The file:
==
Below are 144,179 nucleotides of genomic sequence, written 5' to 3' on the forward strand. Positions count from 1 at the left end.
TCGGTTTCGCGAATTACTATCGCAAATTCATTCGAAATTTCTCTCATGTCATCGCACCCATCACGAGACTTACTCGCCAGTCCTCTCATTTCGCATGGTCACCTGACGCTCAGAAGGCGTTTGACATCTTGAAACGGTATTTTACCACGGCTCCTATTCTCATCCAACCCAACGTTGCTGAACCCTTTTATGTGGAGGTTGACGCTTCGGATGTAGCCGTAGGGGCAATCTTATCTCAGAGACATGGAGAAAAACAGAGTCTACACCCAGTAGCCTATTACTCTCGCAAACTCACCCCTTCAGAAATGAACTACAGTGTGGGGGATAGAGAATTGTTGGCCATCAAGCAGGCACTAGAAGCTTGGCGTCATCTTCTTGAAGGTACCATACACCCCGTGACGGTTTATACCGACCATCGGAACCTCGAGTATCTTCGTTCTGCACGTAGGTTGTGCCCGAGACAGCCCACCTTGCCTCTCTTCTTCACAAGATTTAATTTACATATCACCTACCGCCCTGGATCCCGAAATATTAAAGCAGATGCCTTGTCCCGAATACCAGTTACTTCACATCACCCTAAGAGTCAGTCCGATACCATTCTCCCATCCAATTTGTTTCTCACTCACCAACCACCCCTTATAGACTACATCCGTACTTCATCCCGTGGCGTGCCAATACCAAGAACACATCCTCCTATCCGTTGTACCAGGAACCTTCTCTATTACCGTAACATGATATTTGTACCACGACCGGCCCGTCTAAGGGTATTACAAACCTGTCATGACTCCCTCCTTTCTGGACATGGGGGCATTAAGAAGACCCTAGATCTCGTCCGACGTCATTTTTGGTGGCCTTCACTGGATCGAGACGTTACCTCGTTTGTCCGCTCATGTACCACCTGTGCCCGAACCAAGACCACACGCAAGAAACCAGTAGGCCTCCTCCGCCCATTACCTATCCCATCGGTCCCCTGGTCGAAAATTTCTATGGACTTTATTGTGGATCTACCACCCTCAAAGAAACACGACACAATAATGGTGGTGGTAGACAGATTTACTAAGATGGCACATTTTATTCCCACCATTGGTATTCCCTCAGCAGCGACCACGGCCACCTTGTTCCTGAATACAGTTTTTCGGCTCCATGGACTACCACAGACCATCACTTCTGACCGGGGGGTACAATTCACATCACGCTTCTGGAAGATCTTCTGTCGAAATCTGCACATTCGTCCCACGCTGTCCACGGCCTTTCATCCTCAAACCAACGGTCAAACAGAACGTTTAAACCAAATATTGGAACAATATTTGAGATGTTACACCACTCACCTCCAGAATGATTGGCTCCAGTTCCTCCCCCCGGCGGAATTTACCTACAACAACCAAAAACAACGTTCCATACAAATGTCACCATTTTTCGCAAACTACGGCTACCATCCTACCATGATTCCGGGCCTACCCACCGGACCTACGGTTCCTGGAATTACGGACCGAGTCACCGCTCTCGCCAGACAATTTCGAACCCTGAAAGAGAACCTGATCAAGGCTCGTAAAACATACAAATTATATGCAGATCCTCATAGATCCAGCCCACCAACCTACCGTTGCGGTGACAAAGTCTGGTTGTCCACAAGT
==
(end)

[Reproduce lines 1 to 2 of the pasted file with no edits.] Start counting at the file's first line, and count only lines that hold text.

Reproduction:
Below are 144,179 nucleotides of genomic sequence, written 5' to 3' on the forward strand. Positions count from 1 at the left end.
TCGGTTTCGCGAATTACTATCGCAAATTCATTCGAAATTTCTCTCATGTCATCGCACCCATCACGAGACTTACTCGCCAGTCCTCTCATTTCGCATGGTCACCTGACGCTCAGAAGGCGTTTGACATCTTGAAACGGTATTTTACCACGGCTCCTATTCTCATCCAACCCAACGTTGCTGAACCCTTTTATGTGGAGGTTGACGCTTCGGATGTAGCCGTAGGGGCAATCTTATCTCAGAGACATGGAGAAAAACAGAGTCTACACCCAGTAGCCTATTACTCTCGCAAACTCACCCCTTCAGAAATGAACTACAGTGTGGGGGATAGAGAATTGTTGGCCATCAAGCAGGCACTAGAAGCTTGGCGTCATCTTCTTGAAGGTACCATACACCCCGTGACGGTTTATACCGACCATCGGAACCTCGAGTATCTTCGTTCTGCACGTAGGTTGTGCCCGAGACAGCCCACCTTGCCTCTCTTCTTCACAAGATTTAATTTACATATCACCTACCGCCCTGGATCCCGAAATATTAAAGCAGATGCCTTGTCCCGAATACCAGTTACTTCACATCACCCTAAGAGTCAGTCCGATACCATTCTCCCATCCAATTTGTTTCTCACTCACCAACCACCCCTTATAGACTACATCCGTACTTCATCCCGTGGCGTGCCAATACCAAGAACACATCCTCCTATCCGTTGTACCAGGAACCTTCTCTATTACCGTAACATGATATTTGTACCACGACCGGCCCGTCTAAGGGTATTACAAACCTGTCATGACTCCCTCCTTTCTGGACATGGGGGCATTAAGAAGACCCTAGATCTCGTCCGACGTCATTTTTGGTGGCCTTCACTGGATCGAGACGTTACCTCGTTTGTCCGCTCATGTACCACCTGTGCCCGAACCAAGACCACACGCAAGAAACCAGTAGGCCTCCTCCGCCCATTACCTATCCCATCGGTCCCCTGGTCGAAAATTTCTATGGACTTTATTGTGGATCTACCACCCTCAAAGAAACACGACACAATAATGGTGGTGGTAGACAGATTTACTAAGATGGCACATTTTATTCCCACCATTGGTATTCCCTCAGCAGCGACCACGGCCACCTTGTTCCTGAATACAGTTTTTCGGCTCCATGGACTACCACAGACCATCACTTCTGACCGGGGGGTACAATTCACATCACGCTTCTGGAAGATCTTCTGTCGAAATCTGCACATTCGTCCCACGCTGTCCACGGCCTTTCATCCTCAAACCAACGGTCAAACAGAACGTTTAAACCAAATATTGGAACAATATTTGAGATGTTACACCACTCACCTCCAGAATGATTGGCTCCAGTTCCTCCCCCCGGCGGAATTTACCTACAACAACCAAAAACAACGTTCCATACAAATGTCACCATTTTTCGCAAACTACGGCTACCATCCTACCATGATTCCGGGCCTACCCACCGGACCTACGGTTCCTGGAATTACGGACCGAGTCACCGCTCTCGCCAGACAATTTCGAACCCTGAAAGAGAACCTGATCAAGGCTCGTAAAACATACAAATTATATGCAGATCCTCATAGATCCAGCCCACCAACCTACCGTTGCGGTGACAAAGTCTGGTTGTCCACAAGT